Sunday

19th Jan 2020

EU foreign ministers discuss Trump fallout

  • EU foreign policy chief Mogherini (c) invited EU foreign ministers to discuss US relations (Photo: The European Union)

EU foreign ministers over the weekend discussed US relations amid fears president-elect Donald Trump will unwind Amercia’s previous global commitments.

The crisis meeting in Brussels on Sunday (13 November) was called in the wake of Trump’s surprise victory and ahead of a regular ministers’ meeting on Monday.

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The US election outcome appears to have emboldened anti-establishment movements in Europe and sowed doubt over a broad range of previous US accords on climate change, Nato mutual defence, and the nuclear non-proliferation deal with Iran.

EU foreign policy chief Federica Mogherini said after Sunday’s dinner that "values, principles, interests" will continue to form the basis of the transatlantic partnership.

"We are looking forward to a very strong partnership with the next administration," she said.

But Boris Johnson, the UK's foreign minister, did not attend. France's Jean-Marc Ayrault sent an envoy due to a scheduling conflict. Hungary's pro-Trump prime minister Viktor Orban also kept his top foreign envoy at home.

EU leaders are worried the US will weaken Nato, given Trump’s campaign threats to not defend alliance members who don't pay their dues. The possibility has piled on additional pressure for EU states to budget at least 2 percent of their GDP on military spending as required under Nato rules.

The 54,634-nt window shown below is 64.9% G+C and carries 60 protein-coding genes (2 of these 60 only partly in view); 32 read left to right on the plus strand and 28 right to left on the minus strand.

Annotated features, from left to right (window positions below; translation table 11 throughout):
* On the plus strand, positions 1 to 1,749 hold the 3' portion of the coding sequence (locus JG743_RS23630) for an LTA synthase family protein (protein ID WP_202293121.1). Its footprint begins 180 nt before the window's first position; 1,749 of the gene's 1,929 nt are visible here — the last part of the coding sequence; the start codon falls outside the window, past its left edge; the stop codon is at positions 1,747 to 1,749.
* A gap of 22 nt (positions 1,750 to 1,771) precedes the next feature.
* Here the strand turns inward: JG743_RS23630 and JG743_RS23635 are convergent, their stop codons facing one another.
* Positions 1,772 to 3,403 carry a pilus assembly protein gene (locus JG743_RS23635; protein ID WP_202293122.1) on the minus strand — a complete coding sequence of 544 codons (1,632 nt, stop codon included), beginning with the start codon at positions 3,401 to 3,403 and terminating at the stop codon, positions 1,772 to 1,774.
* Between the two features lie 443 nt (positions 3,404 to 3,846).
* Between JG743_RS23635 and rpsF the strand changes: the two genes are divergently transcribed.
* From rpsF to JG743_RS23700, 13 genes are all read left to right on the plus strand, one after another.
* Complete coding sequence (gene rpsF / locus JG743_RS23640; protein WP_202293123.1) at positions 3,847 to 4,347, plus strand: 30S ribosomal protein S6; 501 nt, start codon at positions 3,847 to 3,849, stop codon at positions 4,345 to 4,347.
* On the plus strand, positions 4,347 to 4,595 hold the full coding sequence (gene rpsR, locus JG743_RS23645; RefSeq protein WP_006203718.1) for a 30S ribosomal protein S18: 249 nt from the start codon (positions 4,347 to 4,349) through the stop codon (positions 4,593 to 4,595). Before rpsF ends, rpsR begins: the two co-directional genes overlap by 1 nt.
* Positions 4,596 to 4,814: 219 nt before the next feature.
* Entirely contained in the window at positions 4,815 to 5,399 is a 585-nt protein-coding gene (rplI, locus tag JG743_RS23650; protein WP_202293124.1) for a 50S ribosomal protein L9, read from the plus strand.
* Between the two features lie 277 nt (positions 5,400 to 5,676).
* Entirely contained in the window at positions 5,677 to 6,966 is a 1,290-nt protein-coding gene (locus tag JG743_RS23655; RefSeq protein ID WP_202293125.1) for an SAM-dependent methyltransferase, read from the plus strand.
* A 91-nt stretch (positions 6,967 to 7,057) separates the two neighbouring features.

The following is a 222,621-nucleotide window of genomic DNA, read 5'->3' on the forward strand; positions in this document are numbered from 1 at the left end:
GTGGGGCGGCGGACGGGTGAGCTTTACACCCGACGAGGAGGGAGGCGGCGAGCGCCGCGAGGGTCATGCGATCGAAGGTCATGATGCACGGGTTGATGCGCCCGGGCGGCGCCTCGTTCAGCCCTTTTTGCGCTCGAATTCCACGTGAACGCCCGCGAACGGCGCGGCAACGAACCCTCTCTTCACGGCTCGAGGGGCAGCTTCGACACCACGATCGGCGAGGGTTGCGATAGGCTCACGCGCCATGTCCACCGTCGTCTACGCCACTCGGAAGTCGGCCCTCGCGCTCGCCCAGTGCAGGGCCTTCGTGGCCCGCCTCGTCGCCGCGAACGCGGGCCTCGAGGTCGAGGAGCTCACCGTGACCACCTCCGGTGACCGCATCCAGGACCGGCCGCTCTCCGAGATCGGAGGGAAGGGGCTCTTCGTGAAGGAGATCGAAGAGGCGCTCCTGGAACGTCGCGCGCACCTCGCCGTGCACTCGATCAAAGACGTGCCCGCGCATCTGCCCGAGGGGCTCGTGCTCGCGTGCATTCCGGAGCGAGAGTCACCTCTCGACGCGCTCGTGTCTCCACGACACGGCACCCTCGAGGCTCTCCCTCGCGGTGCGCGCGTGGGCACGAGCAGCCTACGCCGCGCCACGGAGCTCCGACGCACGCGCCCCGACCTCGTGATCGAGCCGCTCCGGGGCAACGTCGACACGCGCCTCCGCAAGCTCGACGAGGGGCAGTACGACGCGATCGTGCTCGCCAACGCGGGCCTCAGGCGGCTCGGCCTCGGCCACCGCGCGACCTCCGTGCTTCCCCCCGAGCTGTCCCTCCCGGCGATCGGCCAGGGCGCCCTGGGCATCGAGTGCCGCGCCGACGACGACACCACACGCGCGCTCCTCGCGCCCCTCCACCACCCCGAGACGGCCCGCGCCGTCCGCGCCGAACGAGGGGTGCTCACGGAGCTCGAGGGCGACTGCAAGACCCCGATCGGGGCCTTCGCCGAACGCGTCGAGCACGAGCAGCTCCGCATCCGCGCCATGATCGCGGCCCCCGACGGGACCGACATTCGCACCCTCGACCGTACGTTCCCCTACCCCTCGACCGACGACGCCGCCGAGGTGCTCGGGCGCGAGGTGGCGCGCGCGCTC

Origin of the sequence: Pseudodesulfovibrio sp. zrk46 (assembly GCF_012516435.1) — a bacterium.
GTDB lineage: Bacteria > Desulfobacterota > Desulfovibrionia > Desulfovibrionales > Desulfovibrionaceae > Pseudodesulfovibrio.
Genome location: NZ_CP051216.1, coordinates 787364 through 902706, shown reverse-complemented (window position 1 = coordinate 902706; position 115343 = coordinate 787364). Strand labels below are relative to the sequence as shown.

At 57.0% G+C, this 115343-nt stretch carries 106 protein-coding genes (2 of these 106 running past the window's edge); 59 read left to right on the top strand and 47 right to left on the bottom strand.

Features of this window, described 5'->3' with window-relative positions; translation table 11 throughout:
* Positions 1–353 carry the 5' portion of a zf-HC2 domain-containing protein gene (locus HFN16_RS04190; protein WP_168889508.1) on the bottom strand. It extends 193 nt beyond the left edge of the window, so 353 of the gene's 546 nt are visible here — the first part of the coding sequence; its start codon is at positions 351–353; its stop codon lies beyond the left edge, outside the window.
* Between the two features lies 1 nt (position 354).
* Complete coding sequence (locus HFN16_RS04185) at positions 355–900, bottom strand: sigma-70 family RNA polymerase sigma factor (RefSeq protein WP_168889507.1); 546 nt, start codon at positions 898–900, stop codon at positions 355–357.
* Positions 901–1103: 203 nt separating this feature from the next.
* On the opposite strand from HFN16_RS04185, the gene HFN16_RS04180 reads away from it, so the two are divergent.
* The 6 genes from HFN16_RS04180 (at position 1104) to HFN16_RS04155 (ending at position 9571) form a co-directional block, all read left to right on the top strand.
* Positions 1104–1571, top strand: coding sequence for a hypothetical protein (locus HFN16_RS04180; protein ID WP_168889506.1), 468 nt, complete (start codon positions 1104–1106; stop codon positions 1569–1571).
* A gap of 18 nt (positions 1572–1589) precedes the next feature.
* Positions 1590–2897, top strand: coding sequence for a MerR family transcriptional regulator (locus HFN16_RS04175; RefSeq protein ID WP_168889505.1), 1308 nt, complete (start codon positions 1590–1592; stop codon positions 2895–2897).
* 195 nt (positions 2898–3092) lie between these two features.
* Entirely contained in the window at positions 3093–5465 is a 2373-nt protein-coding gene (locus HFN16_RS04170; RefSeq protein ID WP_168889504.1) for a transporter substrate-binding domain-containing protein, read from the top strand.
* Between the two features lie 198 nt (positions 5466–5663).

"The United States currently accounts for almost 70 percent of Nato defence spending, and has rightly called for a more equitable sharing of the burden," said Nato chief Jens Stoltenberg in an opinion article in The Observer ahead of the ministerial meeting.

The Trump fallout and UK plans to the leave the European Union have also spurred talks of forming a military union among the remaining EU states.

Last week, Germany's defence minister Ursula von der Leyen urged Europeans to find the political will for more security policy.

Trump's overtures towards Russia could imperil economic sanctions against a nation that recently annexed the Crimea in Ukraine. The Kremlin is already drawing parallels on issues that align with a US presidential administration under Trump.

Vyacheslav Volodin, the speaker of the Russian parliament, on Sunday told Russian television that a Trump presidency could "radically change" relations between the two nations.

Mogherini maintained that the EU stand on the Russian annexation is not going to change, "regardless of possible shifts in others' policies".

Iran and climate change

Trump has also threatened to scrap the nuclear deal with Iran and repeal a Paris climate agreement to cut greenhouse gas emissions. Trump's transition team is reportedly drawing up plans to withdraw from the climate pact.

"For us, it’s extremely important to work on the climate-change agreement implementation but also on non-proliferation and the protection of the Iranian nuclear deal," said Mogherini.

The shift towards greater defence cooperation among EU states will be further discussed by foreign ministers on Monday.

The stark absence of foreign ministers from Britain and Hungary on Sunday is a signal that rifts are already beginning to emerge on EU and US relations.

Johnson had earlier urged his counterparts to end their “collective whinge-o-rama" on the Trump election.

The UK is also seeing an opportunity to shape stronger trade ties with the US following Brexit.

Hungary's foreign minister Peter Szijjarto said the Sunday ministerial gathering was "completely premature". Szijjarto also described statements by some EU leaders on the Trump win as "frustrated and hysterical".

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